“It is not acceptable to support a lawsuit with opinions, which counsel herself claims no reasonable person would accept as fact and which were ‘inexact,’ ‘exaggerate[ed],’ and ‘hyperbole. Nor is it acceptable to use the federal judiciary as a political forum to satisfy one’s political agenda. Such behavior by an attorney in a court of law has consequences. Although the First Amendment may allow plaintiffs’ counsel to say what they desire on social media, in press conferences, or on television, federal courts are reserved for hearing genuine legal disputes which are well-grounded in fact and law.”

Four other judges around the country have recently passed down similar decisions related to Powell and other lawyers involved in election lawsuit cases. I hope these judicial responses put this foolishness to rest at last.

Climate denial

You’re already talking about, as we said, already experiencing more extremes, so we’re already experiencing enhanced hazards as a result of climate change. And every bit of warming, whether it’s above or below one-and-a-half degrees C, increases the risks that we face. So, anything we can to limit the amount of warming will reduce the hazards we’re creating for ourselves.

Bob Kopp, Rutgers

Clarifying words from the UN-sponsored report that came out this week, a report that makes starkly clear that the threat of climate change/global warming is real — and dire. And further confirmation that it’s the extremes that are effect of climate change, not just warmer numbers. In my simplified version of this a few weeks ago, I made the point that heat powers change and creates all kinds of extremes.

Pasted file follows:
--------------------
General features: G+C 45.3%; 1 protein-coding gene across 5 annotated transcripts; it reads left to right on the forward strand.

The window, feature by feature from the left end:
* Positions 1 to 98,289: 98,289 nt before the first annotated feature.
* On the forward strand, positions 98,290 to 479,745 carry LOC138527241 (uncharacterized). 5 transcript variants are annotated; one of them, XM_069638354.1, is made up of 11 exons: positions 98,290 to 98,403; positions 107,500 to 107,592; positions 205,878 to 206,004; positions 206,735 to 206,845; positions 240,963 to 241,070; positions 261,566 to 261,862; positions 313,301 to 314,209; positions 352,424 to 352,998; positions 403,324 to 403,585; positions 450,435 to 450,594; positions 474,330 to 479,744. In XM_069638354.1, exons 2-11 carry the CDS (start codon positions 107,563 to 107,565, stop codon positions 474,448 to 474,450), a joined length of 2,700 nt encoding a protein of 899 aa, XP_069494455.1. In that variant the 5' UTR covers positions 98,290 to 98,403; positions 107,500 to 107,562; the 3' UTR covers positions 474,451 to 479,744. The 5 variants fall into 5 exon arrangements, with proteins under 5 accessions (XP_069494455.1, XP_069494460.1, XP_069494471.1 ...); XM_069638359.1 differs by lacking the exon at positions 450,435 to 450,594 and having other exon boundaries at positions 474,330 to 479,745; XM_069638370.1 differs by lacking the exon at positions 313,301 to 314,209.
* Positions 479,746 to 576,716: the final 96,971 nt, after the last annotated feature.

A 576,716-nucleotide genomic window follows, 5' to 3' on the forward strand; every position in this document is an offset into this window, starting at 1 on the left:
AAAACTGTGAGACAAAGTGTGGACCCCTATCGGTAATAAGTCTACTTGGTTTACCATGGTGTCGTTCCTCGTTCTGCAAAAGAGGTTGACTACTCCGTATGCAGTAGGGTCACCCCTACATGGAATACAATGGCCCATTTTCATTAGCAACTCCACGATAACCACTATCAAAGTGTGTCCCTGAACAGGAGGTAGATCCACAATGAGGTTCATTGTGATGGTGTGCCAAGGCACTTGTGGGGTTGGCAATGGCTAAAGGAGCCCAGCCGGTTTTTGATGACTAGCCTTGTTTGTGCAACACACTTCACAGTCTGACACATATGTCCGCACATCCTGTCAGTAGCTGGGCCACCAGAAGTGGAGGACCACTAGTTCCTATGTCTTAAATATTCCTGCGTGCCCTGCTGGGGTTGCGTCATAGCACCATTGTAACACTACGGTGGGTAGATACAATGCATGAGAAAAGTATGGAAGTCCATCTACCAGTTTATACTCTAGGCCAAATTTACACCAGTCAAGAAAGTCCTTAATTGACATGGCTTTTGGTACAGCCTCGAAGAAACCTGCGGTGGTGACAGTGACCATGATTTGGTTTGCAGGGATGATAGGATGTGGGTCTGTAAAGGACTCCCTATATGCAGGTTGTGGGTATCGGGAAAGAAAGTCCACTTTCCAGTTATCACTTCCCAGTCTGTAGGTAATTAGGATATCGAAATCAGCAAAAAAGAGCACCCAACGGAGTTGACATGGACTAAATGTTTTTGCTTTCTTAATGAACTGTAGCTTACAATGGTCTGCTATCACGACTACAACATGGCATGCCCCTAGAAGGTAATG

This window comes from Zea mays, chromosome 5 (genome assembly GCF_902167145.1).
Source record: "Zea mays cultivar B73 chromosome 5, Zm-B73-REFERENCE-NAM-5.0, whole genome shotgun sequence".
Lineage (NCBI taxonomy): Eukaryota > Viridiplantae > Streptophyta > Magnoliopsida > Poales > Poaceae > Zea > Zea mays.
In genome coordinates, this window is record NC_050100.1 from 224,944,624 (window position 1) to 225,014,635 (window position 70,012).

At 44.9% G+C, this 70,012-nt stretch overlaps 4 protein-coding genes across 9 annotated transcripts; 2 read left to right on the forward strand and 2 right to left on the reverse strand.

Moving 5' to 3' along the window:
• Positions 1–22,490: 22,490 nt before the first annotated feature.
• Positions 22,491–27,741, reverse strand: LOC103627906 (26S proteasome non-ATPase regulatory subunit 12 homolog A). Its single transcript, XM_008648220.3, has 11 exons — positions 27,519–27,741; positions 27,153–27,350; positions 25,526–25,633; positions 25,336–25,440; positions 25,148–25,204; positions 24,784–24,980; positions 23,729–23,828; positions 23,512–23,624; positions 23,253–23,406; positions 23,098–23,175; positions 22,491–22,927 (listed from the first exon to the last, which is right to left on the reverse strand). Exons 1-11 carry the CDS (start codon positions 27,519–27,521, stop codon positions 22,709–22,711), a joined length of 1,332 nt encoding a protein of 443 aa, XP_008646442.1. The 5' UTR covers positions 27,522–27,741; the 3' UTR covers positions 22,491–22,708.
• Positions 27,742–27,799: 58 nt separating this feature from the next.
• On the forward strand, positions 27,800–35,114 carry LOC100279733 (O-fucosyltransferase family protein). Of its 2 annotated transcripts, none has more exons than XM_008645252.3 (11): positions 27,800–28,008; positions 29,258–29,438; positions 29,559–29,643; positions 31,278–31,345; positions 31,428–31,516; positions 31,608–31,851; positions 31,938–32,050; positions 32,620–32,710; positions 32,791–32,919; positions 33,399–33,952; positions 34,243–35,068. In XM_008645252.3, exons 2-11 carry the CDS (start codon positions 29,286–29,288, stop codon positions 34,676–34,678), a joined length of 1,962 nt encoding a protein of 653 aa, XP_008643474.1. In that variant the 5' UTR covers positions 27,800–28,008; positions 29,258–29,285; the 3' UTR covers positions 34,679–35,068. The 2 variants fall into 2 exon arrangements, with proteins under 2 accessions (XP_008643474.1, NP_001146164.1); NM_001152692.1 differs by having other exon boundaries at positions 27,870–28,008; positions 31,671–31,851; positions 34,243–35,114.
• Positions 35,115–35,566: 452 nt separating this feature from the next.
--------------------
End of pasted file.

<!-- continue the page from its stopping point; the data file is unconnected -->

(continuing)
John Sauven adds a few of the details in his remarks to Democracy Now:

You can just read the headlines — you know, the wildfires out of control in Greece and Turkey, the heat domes in California and, you know, British Columbia in Canada, the wildfires out of control in Siberia, the floods in Germany and in China. You just look anywhere around the world, and you see climate catastrophe unfolding.

John Sauven, UK Director of Greenpeace

And he doesn’t mention the fires in Oregon and other west coast areas that are devastating whole towns, threatening to spread destruction and smoke across the country.

The report also is very clear — the clearest language yet — on the point that it’s what we humans do that’s making it happen so fast. Kim Cobb, one of the authors of the UN report, points out in the Democracy Now report, that they’re now saying, with full scientific consensus, that the human connection is unequivocal.

Well, this report is obviously an unprecedented new foundation for our science and our world at this critical moment. It is something that involved hundreds of authors over the last three years and really assessed the relevant scientific literature across 14,000 different articles in the published, peer-reviewed literature to make assessments as to where we are with human-caused climate change and where we’re going and what lies ahead in the choices that we have to make. So, really, a stunning, historic pillar in our field and a reminder of the futures that we have to choose in the next decades. … We’re going from “virtually certain” human-caused climate change in the last report to “unequivocal” wording for this report in terms of human influence on climate, and thinking about piling up on the absolutely factual column more and more and more aspects of the impacts of climate change. And this report, I think, makes a very strong emphasis on the rising climate and weather extremes, that have been more uncertain in previous reports. This year, the science has — over the last years, the science has matured to the point that a lot of strong wording in this report around the links between human-caused climate change and any number of different climate extremes.